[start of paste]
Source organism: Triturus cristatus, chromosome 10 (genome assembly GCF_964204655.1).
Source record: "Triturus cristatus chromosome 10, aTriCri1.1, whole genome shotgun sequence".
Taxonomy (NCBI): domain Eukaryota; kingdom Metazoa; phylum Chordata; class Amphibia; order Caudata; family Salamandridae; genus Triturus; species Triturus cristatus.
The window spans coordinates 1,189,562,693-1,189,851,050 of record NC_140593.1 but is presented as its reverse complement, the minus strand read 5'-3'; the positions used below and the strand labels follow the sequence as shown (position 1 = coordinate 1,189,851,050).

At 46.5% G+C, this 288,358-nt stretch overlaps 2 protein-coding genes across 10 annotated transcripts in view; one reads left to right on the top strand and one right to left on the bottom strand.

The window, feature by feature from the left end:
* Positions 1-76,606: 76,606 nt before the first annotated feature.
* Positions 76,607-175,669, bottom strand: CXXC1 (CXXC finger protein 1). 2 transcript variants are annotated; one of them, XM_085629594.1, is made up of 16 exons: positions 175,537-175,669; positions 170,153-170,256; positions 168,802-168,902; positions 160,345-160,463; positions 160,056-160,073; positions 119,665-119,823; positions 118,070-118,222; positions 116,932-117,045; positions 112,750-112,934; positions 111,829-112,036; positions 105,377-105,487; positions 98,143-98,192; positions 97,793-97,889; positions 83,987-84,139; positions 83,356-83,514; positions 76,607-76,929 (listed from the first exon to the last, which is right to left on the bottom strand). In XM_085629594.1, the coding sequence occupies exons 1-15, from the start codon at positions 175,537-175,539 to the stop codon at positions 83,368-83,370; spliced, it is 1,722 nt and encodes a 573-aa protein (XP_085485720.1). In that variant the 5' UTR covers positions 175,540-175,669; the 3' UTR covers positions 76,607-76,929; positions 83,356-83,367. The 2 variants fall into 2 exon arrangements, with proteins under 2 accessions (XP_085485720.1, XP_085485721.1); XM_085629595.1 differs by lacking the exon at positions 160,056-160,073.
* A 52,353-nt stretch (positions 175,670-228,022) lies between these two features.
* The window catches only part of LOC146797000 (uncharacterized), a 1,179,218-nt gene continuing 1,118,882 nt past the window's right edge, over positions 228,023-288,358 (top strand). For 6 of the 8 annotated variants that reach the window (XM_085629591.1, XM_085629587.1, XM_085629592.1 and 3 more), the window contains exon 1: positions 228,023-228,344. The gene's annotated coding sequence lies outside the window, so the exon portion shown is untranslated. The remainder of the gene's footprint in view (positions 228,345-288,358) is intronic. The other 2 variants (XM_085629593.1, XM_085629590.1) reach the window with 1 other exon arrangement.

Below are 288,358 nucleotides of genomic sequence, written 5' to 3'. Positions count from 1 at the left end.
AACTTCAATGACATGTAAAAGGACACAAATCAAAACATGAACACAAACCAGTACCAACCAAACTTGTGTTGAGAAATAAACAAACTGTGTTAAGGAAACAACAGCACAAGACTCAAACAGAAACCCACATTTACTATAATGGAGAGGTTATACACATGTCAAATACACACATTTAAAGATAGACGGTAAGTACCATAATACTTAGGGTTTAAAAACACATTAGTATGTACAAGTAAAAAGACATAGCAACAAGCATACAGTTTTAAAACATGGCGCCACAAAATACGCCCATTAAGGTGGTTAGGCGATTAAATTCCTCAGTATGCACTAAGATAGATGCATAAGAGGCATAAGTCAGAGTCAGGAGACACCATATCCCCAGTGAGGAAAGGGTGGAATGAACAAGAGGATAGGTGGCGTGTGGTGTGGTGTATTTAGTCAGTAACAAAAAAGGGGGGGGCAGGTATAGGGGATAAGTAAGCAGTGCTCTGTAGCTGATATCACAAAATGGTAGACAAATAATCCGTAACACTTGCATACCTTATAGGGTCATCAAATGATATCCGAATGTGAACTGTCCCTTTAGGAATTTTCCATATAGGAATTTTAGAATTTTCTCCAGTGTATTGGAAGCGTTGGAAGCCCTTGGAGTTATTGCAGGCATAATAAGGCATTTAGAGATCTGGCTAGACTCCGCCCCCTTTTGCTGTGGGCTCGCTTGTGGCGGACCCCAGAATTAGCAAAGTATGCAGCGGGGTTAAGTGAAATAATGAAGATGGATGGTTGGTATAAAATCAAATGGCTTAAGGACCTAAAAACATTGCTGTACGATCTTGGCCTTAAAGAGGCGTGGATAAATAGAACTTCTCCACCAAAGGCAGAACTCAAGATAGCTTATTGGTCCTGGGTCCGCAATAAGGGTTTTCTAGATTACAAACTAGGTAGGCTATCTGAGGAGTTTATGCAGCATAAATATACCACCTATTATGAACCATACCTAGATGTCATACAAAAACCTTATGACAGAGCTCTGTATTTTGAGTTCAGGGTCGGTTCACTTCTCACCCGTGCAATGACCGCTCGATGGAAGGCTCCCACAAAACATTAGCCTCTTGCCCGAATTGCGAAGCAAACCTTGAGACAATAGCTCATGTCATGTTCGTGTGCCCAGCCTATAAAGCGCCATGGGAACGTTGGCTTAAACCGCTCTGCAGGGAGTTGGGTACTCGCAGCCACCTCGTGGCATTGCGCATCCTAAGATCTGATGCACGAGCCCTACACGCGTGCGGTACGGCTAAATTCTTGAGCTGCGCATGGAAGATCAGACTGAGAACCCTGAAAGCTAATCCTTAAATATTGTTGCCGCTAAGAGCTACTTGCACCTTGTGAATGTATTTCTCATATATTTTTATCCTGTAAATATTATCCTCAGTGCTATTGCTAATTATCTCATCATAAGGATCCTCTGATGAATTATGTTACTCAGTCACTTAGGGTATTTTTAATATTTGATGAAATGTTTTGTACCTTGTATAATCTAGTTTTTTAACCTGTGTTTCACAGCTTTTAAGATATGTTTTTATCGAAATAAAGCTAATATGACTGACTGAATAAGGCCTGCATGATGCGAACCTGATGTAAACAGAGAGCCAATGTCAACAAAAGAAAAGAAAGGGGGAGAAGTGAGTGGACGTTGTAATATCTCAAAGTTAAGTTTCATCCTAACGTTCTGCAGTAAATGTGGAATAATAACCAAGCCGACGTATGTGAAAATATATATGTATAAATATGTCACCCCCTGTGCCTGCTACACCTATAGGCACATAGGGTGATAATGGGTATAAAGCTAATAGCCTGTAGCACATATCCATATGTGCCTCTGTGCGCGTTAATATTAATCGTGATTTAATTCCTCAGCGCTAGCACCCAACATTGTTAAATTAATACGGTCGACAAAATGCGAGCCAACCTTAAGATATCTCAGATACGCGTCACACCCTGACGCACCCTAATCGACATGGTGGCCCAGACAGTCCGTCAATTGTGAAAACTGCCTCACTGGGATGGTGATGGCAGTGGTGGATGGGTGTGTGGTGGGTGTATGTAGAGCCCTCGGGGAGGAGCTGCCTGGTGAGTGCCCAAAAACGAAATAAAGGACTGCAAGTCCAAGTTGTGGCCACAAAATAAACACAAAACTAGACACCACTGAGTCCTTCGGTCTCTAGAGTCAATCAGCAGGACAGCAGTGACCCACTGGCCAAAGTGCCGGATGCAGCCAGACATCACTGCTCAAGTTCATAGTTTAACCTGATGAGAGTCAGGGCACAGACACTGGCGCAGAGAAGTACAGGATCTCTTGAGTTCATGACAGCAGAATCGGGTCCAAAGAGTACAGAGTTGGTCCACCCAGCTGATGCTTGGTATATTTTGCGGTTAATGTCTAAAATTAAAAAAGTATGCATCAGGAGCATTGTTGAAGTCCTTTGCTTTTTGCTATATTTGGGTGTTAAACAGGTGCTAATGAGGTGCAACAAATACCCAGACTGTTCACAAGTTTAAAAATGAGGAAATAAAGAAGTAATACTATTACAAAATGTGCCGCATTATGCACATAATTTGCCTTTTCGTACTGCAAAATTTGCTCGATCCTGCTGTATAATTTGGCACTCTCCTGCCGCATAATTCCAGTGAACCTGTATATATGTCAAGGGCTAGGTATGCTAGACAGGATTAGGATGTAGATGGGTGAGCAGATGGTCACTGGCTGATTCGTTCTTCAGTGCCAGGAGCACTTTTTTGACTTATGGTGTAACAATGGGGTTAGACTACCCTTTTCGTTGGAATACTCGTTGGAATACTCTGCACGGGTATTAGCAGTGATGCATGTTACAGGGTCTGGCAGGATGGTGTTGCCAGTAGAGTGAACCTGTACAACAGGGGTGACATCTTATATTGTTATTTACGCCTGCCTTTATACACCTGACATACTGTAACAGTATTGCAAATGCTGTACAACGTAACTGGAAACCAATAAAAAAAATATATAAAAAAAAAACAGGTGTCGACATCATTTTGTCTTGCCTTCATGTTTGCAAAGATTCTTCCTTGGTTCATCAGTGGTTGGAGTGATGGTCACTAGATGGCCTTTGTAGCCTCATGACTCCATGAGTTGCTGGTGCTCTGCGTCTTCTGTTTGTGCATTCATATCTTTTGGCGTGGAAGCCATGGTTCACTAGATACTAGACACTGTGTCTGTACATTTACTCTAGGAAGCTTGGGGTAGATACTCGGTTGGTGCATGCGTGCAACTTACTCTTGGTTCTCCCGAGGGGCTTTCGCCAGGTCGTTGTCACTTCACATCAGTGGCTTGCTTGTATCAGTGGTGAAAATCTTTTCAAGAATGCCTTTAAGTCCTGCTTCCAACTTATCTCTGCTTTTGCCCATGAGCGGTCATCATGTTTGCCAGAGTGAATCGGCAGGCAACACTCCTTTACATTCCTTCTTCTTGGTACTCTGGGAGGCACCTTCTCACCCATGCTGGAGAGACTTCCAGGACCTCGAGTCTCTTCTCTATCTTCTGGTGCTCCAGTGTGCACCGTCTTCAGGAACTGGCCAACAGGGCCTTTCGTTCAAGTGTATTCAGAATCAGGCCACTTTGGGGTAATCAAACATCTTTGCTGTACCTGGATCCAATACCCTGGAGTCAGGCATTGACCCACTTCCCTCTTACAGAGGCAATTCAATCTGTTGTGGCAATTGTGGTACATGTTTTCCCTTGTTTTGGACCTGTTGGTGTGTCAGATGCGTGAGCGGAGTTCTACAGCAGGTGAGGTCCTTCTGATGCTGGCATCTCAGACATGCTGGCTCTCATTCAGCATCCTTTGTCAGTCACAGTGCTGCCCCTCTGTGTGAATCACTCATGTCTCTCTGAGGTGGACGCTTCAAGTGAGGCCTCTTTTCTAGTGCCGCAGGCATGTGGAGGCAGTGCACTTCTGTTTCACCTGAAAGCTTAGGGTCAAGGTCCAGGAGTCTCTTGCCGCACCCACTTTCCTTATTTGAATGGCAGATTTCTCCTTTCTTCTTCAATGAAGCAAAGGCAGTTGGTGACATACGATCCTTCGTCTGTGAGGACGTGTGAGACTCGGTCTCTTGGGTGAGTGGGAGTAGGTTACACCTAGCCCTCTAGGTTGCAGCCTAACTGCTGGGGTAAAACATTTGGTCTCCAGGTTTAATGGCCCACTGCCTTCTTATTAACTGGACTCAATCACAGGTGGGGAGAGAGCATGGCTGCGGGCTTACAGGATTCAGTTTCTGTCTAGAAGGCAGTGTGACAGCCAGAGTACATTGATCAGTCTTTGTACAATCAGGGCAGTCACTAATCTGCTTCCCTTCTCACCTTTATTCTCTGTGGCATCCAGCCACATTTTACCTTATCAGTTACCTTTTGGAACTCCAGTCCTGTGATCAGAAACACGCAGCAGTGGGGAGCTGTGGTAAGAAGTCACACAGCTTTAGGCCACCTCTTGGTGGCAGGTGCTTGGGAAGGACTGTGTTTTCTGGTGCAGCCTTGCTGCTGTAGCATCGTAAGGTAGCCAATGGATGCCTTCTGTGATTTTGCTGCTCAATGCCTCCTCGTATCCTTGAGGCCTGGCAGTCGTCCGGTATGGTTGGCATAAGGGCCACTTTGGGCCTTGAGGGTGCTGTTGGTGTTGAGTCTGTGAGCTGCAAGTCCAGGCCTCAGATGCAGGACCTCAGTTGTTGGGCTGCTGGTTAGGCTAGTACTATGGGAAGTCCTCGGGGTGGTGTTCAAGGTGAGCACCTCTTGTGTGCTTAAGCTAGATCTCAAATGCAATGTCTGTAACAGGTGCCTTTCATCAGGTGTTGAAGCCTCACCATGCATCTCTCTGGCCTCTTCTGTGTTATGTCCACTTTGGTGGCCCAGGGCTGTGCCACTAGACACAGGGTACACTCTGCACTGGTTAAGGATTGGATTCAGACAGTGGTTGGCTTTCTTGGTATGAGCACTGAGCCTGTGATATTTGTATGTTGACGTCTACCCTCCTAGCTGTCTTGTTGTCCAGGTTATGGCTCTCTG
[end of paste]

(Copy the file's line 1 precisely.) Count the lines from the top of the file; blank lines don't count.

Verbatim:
Source organism: Triturus cristatus, chromosome 10 (genome assembly GCF_964204655.1).